Once a mesh network is active, many vendors allow users to control their system through a mobile app. This could include keeping an eye on network traffic, rebooting, or even turning off the internet entirely -- perhaps an appealing prospect for those with children who don't want to mess with a typical router's configuration. In addition, some mesh networks also act as smart hubs and are compatible with voice assistants.
A future-proof Wi-Fi mesh system that spans up to 12,500 sq. ft. of coverage with enough satellites.
There are three key disadvantages of using a traditional Wi-Fi router:
Coverage issues: As internet access is distributed through a single point, this setup can mean that areas far away from your router will have slow or spotty connections that drop. Range extenders can help remove this barrier, and while they can still be cheaper than investing in a mesh network, it's an additional expense.
Overload: Unless extenders or channel separation features are used, too many connections may result in overloading, bottlenecks, lags, and connectivity drops.
Tweaking: If you want to tweak the more advanced settings on a router, this can often require annoying visits to a platform via desktop, rather than the seamless mobile app connectivity we have learned to enjoy for many of our modern services.
You need to decide whether the financial outlay for a whole mesh network is worth it. In larger homes with dead spots, mesh networking can provide a way to improve your Wi-Fi signal strength and coverage immediately.
However, it can be expensive to overhaul your existing router setup for a large home. Going for a complete mesh system may be overkill unless you consistently have multiple users and connected devices competing for bandwidth.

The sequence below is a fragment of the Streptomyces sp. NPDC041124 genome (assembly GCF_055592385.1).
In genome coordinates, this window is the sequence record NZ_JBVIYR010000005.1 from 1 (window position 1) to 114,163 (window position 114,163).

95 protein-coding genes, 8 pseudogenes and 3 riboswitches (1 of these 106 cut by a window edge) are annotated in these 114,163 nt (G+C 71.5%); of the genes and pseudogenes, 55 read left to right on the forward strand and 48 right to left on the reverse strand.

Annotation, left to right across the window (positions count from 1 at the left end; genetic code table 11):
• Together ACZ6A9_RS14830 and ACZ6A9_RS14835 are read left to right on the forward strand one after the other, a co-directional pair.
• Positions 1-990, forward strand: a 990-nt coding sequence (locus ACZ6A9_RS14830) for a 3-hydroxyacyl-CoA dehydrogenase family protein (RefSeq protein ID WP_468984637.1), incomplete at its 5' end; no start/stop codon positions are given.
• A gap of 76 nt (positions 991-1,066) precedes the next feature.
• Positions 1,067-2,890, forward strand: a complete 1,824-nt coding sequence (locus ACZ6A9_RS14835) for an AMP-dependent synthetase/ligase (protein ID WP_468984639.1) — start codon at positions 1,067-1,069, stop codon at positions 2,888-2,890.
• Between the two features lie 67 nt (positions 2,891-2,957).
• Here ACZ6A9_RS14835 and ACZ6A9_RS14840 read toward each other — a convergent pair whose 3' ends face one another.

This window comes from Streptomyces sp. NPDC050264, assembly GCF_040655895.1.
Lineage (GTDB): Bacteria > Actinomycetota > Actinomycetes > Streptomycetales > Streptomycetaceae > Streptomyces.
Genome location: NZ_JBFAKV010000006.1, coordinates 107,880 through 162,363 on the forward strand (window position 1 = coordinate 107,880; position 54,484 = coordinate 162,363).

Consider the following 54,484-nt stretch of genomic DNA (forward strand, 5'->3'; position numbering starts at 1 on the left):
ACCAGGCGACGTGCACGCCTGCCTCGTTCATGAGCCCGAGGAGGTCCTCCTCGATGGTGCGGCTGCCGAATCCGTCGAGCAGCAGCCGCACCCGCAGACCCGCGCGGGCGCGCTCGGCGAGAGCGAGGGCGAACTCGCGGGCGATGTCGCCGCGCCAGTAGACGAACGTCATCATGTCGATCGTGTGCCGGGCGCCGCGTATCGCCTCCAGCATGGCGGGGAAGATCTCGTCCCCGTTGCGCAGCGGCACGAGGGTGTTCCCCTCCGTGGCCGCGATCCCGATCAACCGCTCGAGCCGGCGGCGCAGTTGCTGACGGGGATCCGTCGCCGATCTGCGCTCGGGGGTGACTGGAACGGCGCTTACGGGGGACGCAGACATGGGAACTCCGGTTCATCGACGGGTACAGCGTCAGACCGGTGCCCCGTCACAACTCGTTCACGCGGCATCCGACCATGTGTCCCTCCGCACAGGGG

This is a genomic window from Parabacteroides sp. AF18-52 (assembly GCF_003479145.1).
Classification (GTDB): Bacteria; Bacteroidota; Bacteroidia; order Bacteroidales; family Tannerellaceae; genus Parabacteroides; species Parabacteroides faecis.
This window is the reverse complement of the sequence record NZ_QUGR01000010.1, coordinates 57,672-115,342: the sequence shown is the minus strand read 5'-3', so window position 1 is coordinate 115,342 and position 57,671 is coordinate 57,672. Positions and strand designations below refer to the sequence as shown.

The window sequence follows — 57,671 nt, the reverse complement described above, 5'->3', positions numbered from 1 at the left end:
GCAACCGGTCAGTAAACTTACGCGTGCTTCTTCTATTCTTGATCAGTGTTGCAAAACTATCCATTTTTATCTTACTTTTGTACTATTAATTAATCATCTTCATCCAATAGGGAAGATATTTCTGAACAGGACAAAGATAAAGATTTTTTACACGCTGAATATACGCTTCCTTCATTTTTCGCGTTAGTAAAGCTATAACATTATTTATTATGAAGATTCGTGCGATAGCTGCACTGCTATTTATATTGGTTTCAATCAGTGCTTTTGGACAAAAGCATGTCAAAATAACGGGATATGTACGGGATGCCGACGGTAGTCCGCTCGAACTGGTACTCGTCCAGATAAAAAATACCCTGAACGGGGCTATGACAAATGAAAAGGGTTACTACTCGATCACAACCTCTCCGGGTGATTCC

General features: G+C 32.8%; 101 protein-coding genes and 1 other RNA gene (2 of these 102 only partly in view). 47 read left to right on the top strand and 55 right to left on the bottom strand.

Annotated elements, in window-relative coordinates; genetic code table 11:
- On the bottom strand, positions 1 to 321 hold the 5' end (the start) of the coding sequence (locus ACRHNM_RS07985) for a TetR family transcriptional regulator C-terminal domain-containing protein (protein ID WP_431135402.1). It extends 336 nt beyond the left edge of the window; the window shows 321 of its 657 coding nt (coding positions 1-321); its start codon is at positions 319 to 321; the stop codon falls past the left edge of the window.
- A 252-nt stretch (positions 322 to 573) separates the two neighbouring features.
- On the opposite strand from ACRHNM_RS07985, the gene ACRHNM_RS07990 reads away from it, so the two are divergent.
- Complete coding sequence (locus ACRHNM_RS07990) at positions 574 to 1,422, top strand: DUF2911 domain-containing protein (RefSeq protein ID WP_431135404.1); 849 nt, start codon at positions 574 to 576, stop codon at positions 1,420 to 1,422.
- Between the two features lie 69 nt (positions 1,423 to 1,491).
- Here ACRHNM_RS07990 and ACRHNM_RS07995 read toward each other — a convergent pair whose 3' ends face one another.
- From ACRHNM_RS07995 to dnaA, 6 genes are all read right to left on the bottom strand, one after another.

A Wi-Fi extender can be a worthwhile investment instead if you decide to stay with a traditional home router but need to expand coverage.
Some mesh network systems, such as Google Wifi, Netgear Orbi, and Amazon Eero, are relatively cheap to set up if you don't need too many satellites.
Also: The best mesh Wi-Fi systems you can buy
If you're the only person using your network and need a stable, powerful internet connection -- such as for resource-hungry work applications or gaming -- a traditional router and an Ethernet cable may be all you need for reliable and rapid internet access. Wired internet speeds should be quicker than wireless if the connection is working properly, and investing in a simple Ethernet cable, easy to find for no more than $10 or $15, could be enough. This could save you the cost of a complete overhaul.
Wi-Fi range extenders, too, could be considered an alternative to mesh if you need to boost coverage and throughput in some areas, and they will likely be less expensive than purchasing individual mesh nodes. Some vendors also offer mesh "bolt-ons," such as Asus' AiMesh, which creates a mesh-like coverage wireless network without ripping everything out and starting again. However, the downside is that you will probably have to spend some time setting these bolt-ons up and tampering with your router's configurations.
The best way to answer this question is to consider latency. Overall, many mesh systems today trade extended coverage for potential downgrades to speed.
If your household has gamers using consoles casually, it shouldn't matter what type of router you use. However, professional and dedicated gamers will absolutely notice small lags or latency issues -- and they will want the best speed and stability available. In these cases, a wired, traditional router is likely your best bet.
While both mesh Wi-Fi and extenders will improve the coverage of your home, there are disadvantages to both.
Mesh systems require investment and the cost can add up quickly, but they provide seamless transitions between Wi-Fi access points dotted around your home. Furthermore, you can rapidly change settings or perform updates via mobile apps.
Wi-Fi extenders can't be tweaked so easily. However, they are cheaper and are the best option if you just want to tackle a few dead zones, as you just need to plug one into your main router. Keep in mind that, unlike mesh nodes, Wi-Fi extenders won't improve congestion or eradicate bottlenecks.
Before changing your setup, you should review your ISP package. If you're subscribed to a low-speed offering, or your internet provider throttles your speed at peak times, new equipment is not going to help. Instead, a package upgrade could be a better option.